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Physicians Update


Physicians Update

Spring 2011

New Advances Benefit Treatment Options for Ovarian Cancer


PU-Spring11-Ovarian Cancer ResearchAbout 22,000 women are diagnosed with ovarian cancer annually, and 15,000 succumb to the disease. A woman diagnosed with ovarian cancer today has an overall 45-percent chance to survive five years. However, at advanced stages, the likelihood of survival is significantly lower, and approximately twothirds of all newly diagnosed cases of ovarian cancer are advanced.

“We have effective chemotherapies that we have used for more than 20 years to treat ovarian cancer,” says UCLA gynecologic oncologist Oliver Dorigo, M.D., Ph.D. “We can prolong the survival of patients with continuous treatment using these agents, but the problem arises when the tumor becomes resistant to these drugs. In addition, standard chemotherapeutic agents can have major side effects and impact on a patient’s quality of life. We are therefore working on developing more advanced therapies that take advantage of our understanding of the molecular biology of ovarian cancer.”

Using human ovarian cancer tissue, panels of cell lines and animal models, UCLA researchers are focused on investigating novel therapies that will attack ovarian cancer cells without harming the rest of the body. Dr. Dorigo and his research team recently published findings demonstrating promising effects of a novel drug in models for ovarian cancer that blocks important growth signals in ovarian cancer cells. This drug specifically inhibits two growth-promoting proteins, phosphoinositide 3-kinase and mTOR, and was even effective in cells resistant to standard platinum chemotherapy.

“We are focused on developing therapies based on our current knowledge of how ovarian cancer grows. However, to date, we’re still not even sure how this disease develops,” Dr. Dorigo explains.

At UCLA, a major effort of the research aims at understanding the interplay between the immune system of a woman and ovarian cancer. In particular, recent evidence points out that a group of specialized inflammatory cells called tumor-associated macrophages (TAMs) are actually encouraging the aggressive behavior of ovarian cancer rather than rejecting cancer.

“We know that cancer is immunogenic, which means the body sees cancer as a foreign insult. We are trying to build models that can mimic the disease to aid our understanding of how the bad inflammatory cells may be preventing cancer cells from being recognized by the good tumor-rejecting immune cells,” explains Lily Wu, M.D., Ph.D., associate director of the Institute for Molecular Medicine (IMED) at UCLA. According to Dr. Wu, she and Dr. Dorigo have successfully established immuno-competent mouse models of ovarian cancer that can be used to characterize immune cells, with the goal of being able to investigate therapies to specifically block TAMs.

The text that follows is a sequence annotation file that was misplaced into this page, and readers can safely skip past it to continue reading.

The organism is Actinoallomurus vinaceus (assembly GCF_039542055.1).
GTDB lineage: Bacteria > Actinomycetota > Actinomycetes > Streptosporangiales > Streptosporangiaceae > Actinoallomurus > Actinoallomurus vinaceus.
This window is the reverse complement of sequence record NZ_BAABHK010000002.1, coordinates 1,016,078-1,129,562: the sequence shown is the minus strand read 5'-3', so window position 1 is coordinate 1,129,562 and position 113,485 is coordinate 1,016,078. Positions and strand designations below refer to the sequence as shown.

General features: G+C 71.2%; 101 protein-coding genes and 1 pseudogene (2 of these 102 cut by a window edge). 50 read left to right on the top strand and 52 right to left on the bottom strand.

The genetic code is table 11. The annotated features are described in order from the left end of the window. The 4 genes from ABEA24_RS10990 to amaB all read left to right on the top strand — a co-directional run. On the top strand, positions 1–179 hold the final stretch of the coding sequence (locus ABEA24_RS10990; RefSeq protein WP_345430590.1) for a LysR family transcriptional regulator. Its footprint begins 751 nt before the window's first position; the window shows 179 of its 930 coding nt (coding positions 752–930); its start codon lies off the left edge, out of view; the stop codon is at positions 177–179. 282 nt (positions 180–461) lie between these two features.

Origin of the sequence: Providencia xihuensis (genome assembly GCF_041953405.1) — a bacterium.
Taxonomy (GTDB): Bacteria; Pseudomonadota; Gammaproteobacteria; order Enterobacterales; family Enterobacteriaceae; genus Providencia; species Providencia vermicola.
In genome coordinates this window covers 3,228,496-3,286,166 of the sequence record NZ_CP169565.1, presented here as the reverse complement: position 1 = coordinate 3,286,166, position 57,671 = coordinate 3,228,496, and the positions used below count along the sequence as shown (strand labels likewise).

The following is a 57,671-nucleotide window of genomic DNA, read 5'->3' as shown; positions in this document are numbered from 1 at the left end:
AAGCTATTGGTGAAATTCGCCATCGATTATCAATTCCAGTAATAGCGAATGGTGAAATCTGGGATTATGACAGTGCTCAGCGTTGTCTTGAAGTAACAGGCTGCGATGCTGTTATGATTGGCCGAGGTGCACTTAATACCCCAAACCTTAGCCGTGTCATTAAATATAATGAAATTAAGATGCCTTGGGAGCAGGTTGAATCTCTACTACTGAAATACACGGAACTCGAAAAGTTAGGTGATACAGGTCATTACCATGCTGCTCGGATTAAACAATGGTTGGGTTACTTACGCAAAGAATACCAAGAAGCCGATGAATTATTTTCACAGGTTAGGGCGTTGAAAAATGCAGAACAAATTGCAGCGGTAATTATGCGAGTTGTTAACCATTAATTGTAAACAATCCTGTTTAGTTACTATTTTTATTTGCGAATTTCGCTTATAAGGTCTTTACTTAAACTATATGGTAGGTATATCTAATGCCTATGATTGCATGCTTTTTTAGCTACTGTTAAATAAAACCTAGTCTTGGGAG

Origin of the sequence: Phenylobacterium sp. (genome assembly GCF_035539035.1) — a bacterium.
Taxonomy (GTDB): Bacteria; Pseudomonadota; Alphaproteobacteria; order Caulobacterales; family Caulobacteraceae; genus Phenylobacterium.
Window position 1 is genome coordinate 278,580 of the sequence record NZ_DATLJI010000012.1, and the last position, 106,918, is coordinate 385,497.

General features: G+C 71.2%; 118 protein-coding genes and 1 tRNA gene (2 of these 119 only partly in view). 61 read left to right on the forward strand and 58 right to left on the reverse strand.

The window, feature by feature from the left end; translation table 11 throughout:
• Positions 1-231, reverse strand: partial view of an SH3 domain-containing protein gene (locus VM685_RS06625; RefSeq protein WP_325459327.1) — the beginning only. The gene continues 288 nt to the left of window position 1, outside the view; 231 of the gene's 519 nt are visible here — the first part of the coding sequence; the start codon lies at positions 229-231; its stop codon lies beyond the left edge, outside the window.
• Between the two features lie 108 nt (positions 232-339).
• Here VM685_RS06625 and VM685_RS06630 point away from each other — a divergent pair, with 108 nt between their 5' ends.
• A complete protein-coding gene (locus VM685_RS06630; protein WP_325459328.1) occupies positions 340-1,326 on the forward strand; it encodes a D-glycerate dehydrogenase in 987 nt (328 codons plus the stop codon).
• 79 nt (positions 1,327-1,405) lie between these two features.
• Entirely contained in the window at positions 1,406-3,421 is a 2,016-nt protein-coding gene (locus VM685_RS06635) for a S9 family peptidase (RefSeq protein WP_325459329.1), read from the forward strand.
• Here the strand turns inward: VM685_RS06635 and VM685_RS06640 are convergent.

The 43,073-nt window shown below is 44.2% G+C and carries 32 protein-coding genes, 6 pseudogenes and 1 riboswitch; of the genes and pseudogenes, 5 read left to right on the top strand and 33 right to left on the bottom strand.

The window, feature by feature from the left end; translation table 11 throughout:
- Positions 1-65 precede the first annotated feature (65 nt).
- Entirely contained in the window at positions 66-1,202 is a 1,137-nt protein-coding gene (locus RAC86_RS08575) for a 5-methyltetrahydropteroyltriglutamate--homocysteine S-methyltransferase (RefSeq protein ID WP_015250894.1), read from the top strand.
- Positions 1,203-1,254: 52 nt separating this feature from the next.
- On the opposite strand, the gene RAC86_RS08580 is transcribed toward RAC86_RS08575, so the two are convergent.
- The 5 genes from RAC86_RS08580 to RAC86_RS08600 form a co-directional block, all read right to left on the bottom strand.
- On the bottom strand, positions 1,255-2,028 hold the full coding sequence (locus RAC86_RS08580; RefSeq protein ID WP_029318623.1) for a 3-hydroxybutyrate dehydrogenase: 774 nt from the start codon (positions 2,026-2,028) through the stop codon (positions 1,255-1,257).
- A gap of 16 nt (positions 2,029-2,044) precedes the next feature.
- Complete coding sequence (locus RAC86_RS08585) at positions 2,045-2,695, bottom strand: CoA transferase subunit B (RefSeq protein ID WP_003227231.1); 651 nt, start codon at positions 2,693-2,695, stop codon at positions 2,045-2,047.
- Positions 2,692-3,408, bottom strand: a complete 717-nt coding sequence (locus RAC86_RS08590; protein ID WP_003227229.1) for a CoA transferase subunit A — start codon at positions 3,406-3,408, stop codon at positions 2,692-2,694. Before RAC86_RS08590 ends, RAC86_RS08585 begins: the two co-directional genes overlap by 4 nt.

“If we can understand the nature of the inflammatory cells in ovarian cancer, we can develop more effective treatments and even improve the supportive care for this disease,” she says. Recently, Dr. Wu, in collaboration with Dr. Dorigo, identified a promising way to block TAMs using an oral drug. Blocking these bad inflammatory cells might reduce ascites, the abnormal accumulation of fluid within the abdominal cavity, and support other immune cells in attacking ovarian cancer.

UCLA research teams are taking their novel treatment strategies from the bench to the bedside and offer participation in various, innovative clinical trials. Antoni Ribas, M.D., from the UCLA Department of Medical Oncology and Jonsson Comprehensive Cancer Center, has developed techniques that allow the genetically re-engineering of the patient’s immune effector cells. These modified immune cells are subsequently reinfused into patients in an effort to specifically target cancer cells. Efforts are underway to use this treatment strategy in patients with ovarian cancer. Other trials in patients with ovarian cancer investigate the effect of antibodies against the folate receptor or insulin-growth-factor receptor. Both these proteins are highly expressed on ovarian-cancer cells and therefore present a therapeutic target.

PU-Spring2011-Dr Dorigo“The future of ovarian cancer treatment will be based on understanding and exploiting the molecular and genetic makeup of ovarian cancer,” Dr. Dorigo says. “Ten years ago, we had very few drugs available for treatment of ovarian cancer. Today, the medical treatment options include many more agents, and the number is growing constantly. In the not so distant future, treatment of ovarian cancer will be customized for every patient based on the specific characteristics of the tumor tissue.”

Dr. Dorigo emphasizes that researchers at UCLA are actively pursuing various other aspects of ovarian cancer research, including the discovery of novel biomarkers, imaging technologies and ovarian cancer stem cells. “We don’t have reliable tests for detecting ovarian cancer early, in particular before it spreads beyond the ovaries,” Dr. Dorigo says.

Current blood tests and imaging technologies, such as ultrasound, are not sensitive enough to detect early stage disease. Focused efforts are underway at UCLA to identify proteins in the bloodstream (proteomics) and to analyze the genetic makeup of tumors (genomics) with the goal of developing a panel of biomarkers that provides reliable information to predict risk and detect the disease at earlier stages.

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